Osaka, Japan - How do you turn on and off an ultra-small component in advanced technologies? You need an actuator, a device that transmits an input such as electricity into physical motion. However, actuators in small-scale technologies to date have critical limitations. For example, if it's difficult to integrate the actuator into semiconductor electronics, real-world applications of the technology will be limited. An actuator design that operates quickly, has precise on/off control, and is compatible with modern electronics would be immensely useful.
In a study recently published in Nano Letters, a team including researchers from Osaka University has developed such an actuator. Its sensitivity, fast on/off response, and nanometer-scale precision are unparalleled.
The researchers' actuator is based on vanadium oxide crystals. Many current technologies use a property of vanadium oxide known as the phase transition to cause out-of-plane bending motions within small-scale devices. For example, such actuators are useful in ultra-small mirrors. Using the phase transition to cause in-plane bending is far more difficult, but would be useful, for example, in ultra-small grippers in medicine.
"At 68°C, vanadium oxide undergoes a sharp monoclinic to rutile phase transition that's useful in microscale technologies," explains co-author Teruo Kanki. "We used a chevron-type (sawtooth) device geometry to amplify in-plane bending of the crystal, and open up new applications."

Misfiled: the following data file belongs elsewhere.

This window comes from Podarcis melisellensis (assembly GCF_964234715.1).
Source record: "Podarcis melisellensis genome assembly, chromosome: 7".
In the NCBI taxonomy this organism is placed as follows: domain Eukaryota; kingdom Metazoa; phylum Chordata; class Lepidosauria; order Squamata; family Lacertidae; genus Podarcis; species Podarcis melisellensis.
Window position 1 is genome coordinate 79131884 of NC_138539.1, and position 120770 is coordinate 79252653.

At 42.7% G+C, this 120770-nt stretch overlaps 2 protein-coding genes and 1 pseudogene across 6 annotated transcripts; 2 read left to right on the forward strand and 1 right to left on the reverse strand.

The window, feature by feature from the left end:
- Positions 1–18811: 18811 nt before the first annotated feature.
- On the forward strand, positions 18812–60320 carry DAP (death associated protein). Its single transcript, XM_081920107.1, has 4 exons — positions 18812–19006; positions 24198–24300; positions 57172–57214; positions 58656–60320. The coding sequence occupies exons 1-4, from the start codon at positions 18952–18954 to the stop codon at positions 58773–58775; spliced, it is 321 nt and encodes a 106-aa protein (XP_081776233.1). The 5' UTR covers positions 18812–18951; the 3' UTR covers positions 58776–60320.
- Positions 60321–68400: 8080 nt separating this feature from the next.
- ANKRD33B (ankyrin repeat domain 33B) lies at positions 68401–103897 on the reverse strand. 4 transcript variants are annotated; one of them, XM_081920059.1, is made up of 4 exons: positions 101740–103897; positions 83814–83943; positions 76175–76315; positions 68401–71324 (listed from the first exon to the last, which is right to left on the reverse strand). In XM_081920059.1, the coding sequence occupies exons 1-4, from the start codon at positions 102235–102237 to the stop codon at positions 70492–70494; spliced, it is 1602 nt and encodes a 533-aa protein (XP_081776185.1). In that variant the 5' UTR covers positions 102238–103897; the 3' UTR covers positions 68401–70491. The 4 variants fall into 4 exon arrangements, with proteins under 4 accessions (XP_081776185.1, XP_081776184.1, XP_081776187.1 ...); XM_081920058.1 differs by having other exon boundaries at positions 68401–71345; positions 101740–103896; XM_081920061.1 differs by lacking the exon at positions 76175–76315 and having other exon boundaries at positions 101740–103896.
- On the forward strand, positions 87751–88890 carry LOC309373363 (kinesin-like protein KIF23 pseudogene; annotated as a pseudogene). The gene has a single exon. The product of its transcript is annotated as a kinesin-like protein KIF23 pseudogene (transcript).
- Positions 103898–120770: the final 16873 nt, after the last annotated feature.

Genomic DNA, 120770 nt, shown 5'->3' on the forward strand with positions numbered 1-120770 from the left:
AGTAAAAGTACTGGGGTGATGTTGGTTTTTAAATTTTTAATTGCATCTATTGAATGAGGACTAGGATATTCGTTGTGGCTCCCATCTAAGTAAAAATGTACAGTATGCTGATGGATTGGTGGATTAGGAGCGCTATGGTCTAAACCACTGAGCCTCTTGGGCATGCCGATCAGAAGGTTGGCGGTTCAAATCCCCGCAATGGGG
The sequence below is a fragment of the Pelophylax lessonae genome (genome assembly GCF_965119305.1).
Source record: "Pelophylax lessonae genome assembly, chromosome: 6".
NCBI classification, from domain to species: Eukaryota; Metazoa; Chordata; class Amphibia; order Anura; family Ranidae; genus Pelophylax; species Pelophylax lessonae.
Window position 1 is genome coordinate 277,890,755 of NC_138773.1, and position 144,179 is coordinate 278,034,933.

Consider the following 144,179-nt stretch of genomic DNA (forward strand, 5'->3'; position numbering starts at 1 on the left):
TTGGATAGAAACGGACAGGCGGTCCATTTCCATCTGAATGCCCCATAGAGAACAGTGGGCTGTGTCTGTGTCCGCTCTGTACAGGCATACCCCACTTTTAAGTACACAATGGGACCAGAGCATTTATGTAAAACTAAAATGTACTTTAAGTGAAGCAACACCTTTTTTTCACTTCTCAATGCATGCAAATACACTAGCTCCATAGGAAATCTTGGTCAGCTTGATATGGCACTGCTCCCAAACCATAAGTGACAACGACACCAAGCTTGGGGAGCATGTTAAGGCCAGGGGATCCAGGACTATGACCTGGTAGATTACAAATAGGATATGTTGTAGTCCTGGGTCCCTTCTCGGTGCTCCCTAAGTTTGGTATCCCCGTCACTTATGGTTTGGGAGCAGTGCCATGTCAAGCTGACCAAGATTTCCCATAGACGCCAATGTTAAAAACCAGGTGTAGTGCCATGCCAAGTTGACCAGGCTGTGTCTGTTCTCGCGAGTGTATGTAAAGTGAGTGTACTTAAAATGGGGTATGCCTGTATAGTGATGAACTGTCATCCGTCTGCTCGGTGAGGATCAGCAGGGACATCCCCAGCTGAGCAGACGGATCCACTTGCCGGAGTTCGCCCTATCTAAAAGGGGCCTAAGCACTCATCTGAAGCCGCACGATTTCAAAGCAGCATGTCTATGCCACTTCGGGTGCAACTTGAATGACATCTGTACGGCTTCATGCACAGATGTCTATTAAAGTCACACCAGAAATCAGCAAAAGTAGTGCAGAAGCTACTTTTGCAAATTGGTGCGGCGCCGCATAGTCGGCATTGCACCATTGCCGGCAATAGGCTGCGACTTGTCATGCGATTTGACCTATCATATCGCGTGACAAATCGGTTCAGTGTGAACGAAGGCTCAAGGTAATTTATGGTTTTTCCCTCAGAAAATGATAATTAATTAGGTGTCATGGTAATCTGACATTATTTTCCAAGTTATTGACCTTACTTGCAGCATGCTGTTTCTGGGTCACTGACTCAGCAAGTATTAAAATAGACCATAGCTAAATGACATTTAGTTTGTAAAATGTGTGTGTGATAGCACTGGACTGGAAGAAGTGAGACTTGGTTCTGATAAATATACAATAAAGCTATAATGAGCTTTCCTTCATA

Using a two-step protocol, the researchers fabricated a fifteen-micrometer-long vanadium oxide crystal attached by a series of ten-micrometer arms to a fixed frame. By means of a phase transition caused by a readily attainable stimulus—a 10°C temperature change—the crystal moves 225 nanometers in-plane. The expansion behavior is highly reproducible, over thousands of cycles and several months.
"We also moved the actuator in-plane in response to a laser beam," says Nicola Manca and Luca Pelligrino, co-authors. "The on/off response time was a fraction of a millisecond near the phase transition temperature, with little change at other temperatures, which makes our actuators the most advanced in the world."
Small-scale technologies such as advanced implanted drug delivery devices wouldn't work without the ability to rapidly turn them on and off. The underlying principle of the researchers' actuator—a reversible phase transition for on/off, in-plane motion—will dramatically expand the utility of many modern technologies. The researchers expect that the accuracy and speed of their actuator will be especially useful to micro-robotics.
The article, "Planar nanoactuators based on VO2 phase transition," was published in Nano Letters at DOI: https://doi.org/10.1021/acs.nanolett.0c02638
About Osaka University
Osaka University was founded in 1931 as one of the seven imperial universities of Japan and is now one of Japan's leading comprehensive universities with a broad disciplinary spectrum. This strength is coupled with a singular drive for innovation that extends throughout the scientific process, from fundamental research to the creation of applied technology with positive economic impacts. Its commitment to innovation has been recognized in Japan and around the world, being named Japan's most innovative university in 2015 (Reuters 2015 Top 100) and one of the most innovative institutions in the world in 2017 (Innovative Universities and the Nature Index Innovation 2017). Now, Osaka University is leveraging its role as a Designated National University Corporation selected by the Ministry of Education, Culture, Sports, Science and Technology to contribute to innovation for human welfare, sustainable development of society, and social transformation.